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My collection

Chuck(G)

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Was the O1 really the first portable computer? I don't think so, by a long shot. Consider the MCM/70 Precedes even the MITS and Apple boxes. Definitely portable and definitely a personal computer--and 1973. Was there ever an APL for the O1?

MCM2.jpg
 

Steve Johnson

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Apr 14, 2013
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Upstate New York
Thanks, I have collected all kinds of antique electronic items over the years. My main focus has been on antique/vintage test equipment since I was a tech in one form or another most of my life. Doesn't do anyone else any good sitting so I try to put the more interesting stuff on the web along with a little bit of history info.
 

Steve Johnson

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Joined
Apr 14, 2013
Messages
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Location
Upstate New York
Was the O1 really the first portable computer? I don't think so, by a long shot. Consider the MCM/70 Precedes even the MITS and Apple boxes. Definitely portable and definitely a personal computer--and 1973. Was there ever an APL for the O1?
MCM2.jpg

I don't think the MCM/70 was considered a portable. No handle, no case, and no optional battery to run it. The battery it had was just to hold memory when it was shut down.
 

Chuck(G)

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The optional battery came rather late in Osborne's history--I first saw the O1 as a bunch of parts spread out on a folding work table at Sorcim in the early 80s, when they were working on the BIOS, before it was announced. I asked about a battery to run it and was told that that was not in the plans. The tiny CRT really turned me off.

Note that the Kaypro and even the Compaq are considered portable, even though neither had batteries--and nothing to hold memory contents. For that matter, neither does the O1 memory contents survive power cycles--nor did it implement virtual memory.

Back in 1975, IBM called its model 5100 a "portable computer".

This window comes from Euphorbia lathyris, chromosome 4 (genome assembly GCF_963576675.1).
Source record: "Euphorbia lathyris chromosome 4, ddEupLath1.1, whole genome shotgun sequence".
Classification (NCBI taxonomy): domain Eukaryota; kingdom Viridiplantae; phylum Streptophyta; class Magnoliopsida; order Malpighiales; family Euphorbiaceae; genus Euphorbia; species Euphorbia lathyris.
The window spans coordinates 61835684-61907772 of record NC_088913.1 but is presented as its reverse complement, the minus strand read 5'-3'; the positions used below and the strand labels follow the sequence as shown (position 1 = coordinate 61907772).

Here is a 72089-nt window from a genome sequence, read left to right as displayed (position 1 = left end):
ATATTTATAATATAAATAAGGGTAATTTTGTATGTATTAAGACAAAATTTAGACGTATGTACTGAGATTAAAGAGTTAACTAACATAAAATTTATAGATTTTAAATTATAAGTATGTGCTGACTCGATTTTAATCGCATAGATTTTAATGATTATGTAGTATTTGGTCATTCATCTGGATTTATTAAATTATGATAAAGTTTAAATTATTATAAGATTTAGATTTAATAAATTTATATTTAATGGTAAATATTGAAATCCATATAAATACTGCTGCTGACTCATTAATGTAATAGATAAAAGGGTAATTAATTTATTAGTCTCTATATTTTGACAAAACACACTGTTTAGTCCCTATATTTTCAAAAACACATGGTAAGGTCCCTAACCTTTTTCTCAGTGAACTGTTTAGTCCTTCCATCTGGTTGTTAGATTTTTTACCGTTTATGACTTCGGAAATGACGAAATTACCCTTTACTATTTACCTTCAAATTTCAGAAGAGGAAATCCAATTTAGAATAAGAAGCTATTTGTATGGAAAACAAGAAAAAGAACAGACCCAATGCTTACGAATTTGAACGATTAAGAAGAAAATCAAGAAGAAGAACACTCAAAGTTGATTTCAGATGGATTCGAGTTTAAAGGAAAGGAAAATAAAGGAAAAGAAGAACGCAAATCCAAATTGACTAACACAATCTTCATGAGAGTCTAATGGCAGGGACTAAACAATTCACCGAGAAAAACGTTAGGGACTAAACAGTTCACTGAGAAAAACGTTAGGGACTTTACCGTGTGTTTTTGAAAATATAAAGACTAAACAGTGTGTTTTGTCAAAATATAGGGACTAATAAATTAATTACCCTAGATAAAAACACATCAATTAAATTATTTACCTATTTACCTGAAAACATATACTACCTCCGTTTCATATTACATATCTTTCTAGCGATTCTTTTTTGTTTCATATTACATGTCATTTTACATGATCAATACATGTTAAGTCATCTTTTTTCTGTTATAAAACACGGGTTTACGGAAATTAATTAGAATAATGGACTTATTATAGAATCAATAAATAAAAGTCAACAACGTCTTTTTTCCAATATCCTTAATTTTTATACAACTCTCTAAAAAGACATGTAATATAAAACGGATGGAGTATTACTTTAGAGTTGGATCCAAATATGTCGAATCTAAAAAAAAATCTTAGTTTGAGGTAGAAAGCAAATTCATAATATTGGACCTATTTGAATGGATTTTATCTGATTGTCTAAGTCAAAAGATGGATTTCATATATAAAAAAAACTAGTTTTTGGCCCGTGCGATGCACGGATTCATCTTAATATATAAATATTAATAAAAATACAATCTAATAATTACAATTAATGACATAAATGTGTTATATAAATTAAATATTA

Adam had seen the GM Research "Micro Star" being sold as a portable computer in 1979, which, by his own admission, inspired him to market the O1. I can only find patent records for the Micro Star, but no photos.
 

Steve Johnson

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Upstate New York
Interesting. Would be nice to see photos of the Micro Star. Do you know if it was it designed to be carried around? Handle, closed case, etc.?

I wouldn't consider the MCM/70 a portable as it was designed to sit on a desk.
 

Chuck(G)

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The Micro Star was sold to the military, so it was portable in a military sort of way (i.e. ruggedized). That's about all I remember about it.

There's a patent online somewhere that shows the case design.

I used to joke that if you attached a handle to a refrigerator, you could call it 'portable". All of those early ones were heavy--I don't even remember what the 5100 weighed, but it was probably close to carrying around a bag of Sackrete.
 

TanruNomad

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Jul 26, 2010
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560
Location
San Diego, CA
Xerox Notetaker (1976) and IBM 5100 (1975) come to mind as early portable computers, both of which I'd love to add to my collection. Never heard of the MCM/70, that must be a rare beast!
 

Magudiq

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Apr 24, 2013
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I used to joke that if you attached a handle to a refrigerator, you could call it 'portable". All of those early ones were heavy--I don't even remember what the 5100 weighed, but it was probably close to carrying around a bag of Sackrete. weight loss resort
 
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